Electric Scooters Provide New, Innovative Way to Get a DUI
Taking notes from their ankle-splitting Razor predecessors, electric scooters have arrived in Tallahassee to provide drunk college students and overly excitable congressional interns with an exciting new chance to become victims of vehicular manslaughter - and perhaps hit some sweet jumps. While the world patiently waits for artificial intelligence to truly plunge the technology era into Armageddon, tech moguls have ensured that humans will still be able to ruin their lives with the next new app. By creating a glorified breathalyzer on wheels, scooter companies are sure to reward customers with thousands of dollars in fines and a lifetime of embarrassment to the next hapless fool who decides a scooter is the best way to get home after hitting up $1 PBR Fridays with the boys.
“My lifetime ban from Uber due to throwing up in the back of six different Honda Civics couldn’t have come at a more perfect time,” noted scooter and cocaine aficionado Kirstie Beemer. “For the small price of one dollar, I can book it down College Ave at 15 mph,” said Beemer, while sponging the blood of a fallen pedestrian off of her rental electric hell bat of death. “Being raised in an era of extensive knowledge about the consequences of alcohol and drug abuse, I never thought I’d have the chance to get a DUI or develop a serious drug addiction. So thank God for Juuls and Birds. Without you guys, I wouldn’t be addicted to nicotine or spending the night in jail.”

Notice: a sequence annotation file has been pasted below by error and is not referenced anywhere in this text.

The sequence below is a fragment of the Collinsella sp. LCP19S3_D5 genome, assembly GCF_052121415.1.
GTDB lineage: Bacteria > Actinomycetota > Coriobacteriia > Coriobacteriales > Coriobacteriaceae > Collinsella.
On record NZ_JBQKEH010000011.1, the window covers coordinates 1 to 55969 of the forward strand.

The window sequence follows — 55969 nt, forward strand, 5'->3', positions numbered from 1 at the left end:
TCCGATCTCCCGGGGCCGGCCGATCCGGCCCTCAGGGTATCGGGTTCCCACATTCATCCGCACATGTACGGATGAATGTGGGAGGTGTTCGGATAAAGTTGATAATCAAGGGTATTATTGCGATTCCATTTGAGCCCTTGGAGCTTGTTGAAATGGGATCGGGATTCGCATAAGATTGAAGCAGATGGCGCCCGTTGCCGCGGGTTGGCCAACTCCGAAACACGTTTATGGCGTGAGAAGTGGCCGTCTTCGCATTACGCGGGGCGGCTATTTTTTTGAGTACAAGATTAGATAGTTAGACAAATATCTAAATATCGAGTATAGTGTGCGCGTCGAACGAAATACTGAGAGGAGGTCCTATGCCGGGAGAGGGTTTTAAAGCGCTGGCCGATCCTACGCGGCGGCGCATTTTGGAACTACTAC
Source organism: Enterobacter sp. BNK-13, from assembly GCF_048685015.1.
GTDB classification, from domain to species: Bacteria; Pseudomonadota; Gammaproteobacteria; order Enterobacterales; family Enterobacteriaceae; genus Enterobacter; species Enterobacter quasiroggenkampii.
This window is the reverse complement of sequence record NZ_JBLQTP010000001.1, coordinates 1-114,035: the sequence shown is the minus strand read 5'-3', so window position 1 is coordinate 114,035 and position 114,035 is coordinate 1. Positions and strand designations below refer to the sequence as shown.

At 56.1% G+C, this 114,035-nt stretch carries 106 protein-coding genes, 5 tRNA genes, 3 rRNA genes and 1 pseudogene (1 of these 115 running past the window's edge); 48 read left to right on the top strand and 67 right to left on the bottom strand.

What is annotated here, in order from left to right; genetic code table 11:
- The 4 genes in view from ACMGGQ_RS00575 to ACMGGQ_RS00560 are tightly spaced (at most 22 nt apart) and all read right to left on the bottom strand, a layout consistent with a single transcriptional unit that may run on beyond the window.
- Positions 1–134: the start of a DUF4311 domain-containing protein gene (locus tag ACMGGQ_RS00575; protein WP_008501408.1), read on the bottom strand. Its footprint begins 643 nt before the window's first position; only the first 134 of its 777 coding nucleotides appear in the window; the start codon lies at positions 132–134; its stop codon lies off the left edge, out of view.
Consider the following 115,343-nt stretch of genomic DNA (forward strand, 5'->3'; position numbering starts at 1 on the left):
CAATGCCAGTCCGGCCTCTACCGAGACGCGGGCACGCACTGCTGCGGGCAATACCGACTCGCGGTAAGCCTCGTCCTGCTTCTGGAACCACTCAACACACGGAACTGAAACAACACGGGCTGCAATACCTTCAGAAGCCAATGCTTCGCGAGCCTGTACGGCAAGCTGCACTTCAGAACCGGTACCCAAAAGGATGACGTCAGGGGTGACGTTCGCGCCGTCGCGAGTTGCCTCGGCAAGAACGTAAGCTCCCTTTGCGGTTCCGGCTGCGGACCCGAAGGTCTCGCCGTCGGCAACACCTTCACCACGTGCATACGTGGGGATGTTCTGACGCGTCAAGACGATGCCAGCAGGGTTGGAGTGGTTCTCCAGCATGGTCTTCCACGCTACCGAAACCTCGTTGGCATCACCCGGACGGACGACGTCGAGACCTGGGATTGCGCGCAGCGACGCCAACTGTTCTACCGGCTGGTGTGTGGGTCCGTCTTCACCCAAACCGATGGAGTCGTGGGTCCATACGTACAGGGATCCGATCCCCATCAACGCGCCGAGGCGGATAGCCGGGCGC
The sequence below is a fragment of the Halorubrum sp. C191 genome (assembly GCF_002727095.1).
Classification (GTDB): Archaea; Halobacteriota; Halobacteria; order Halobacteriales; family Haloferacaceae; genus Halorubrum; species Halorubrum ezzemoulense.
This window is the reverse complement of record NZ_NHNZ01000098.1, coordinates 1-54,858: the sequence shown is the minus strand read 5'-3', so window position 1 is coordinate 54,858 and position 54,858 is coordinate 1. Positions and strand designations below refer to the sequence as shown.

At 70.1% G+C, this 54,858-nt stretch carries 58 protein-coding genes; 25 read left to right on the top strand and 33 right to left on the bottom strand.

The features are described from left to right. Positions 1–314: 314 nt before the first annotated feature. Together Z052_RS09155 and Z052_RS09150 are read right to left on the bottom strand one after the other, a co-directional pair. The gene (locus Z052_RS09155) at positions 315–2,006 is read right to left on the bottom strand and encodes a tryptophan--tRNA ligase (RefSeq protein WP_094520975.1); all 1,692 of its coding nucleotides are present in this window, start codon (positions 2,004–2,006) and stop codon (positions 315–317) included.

“I haven’t seen campus this dangerous since the Psychology Department gave a flock of wasted infants an assemblage of machine guns just to see what happened,” commented Deputy MacArland, who has needed retirement since he first came on the campus force in 1994. “On the off chance we’re even able to catch the hellraisers speeding down Mt. Potbelly's, we won’t even be able to get them to pop their itty bitty kickstands before they start drunkenly bragging about the 200 points they scored earlier by mowing down a Chem major. And we thought Heelys were bad?” said MacArland, staring into the abyss after watching a 22-year -old college educated male pop a wheelie.
With every citizen given access to technology once reserved for that guy who attached a motor to his bike instead of buying a car, the city still claims traffic and environmental benefits will make you forget that every sidewalk corner is now a permanent re-charging station. Scooter-based accidents will undoubtedly make the necessary, if harsh, indent on future class reunion turnouts and ensure that your buddy Cam will have a great transportation-based drinking story in thirty years. However, in the question of life, dignity, and the oil companies that are absolutely not funding the Eggplant FSU (we just want them to do well independent of any funding), is it worth it?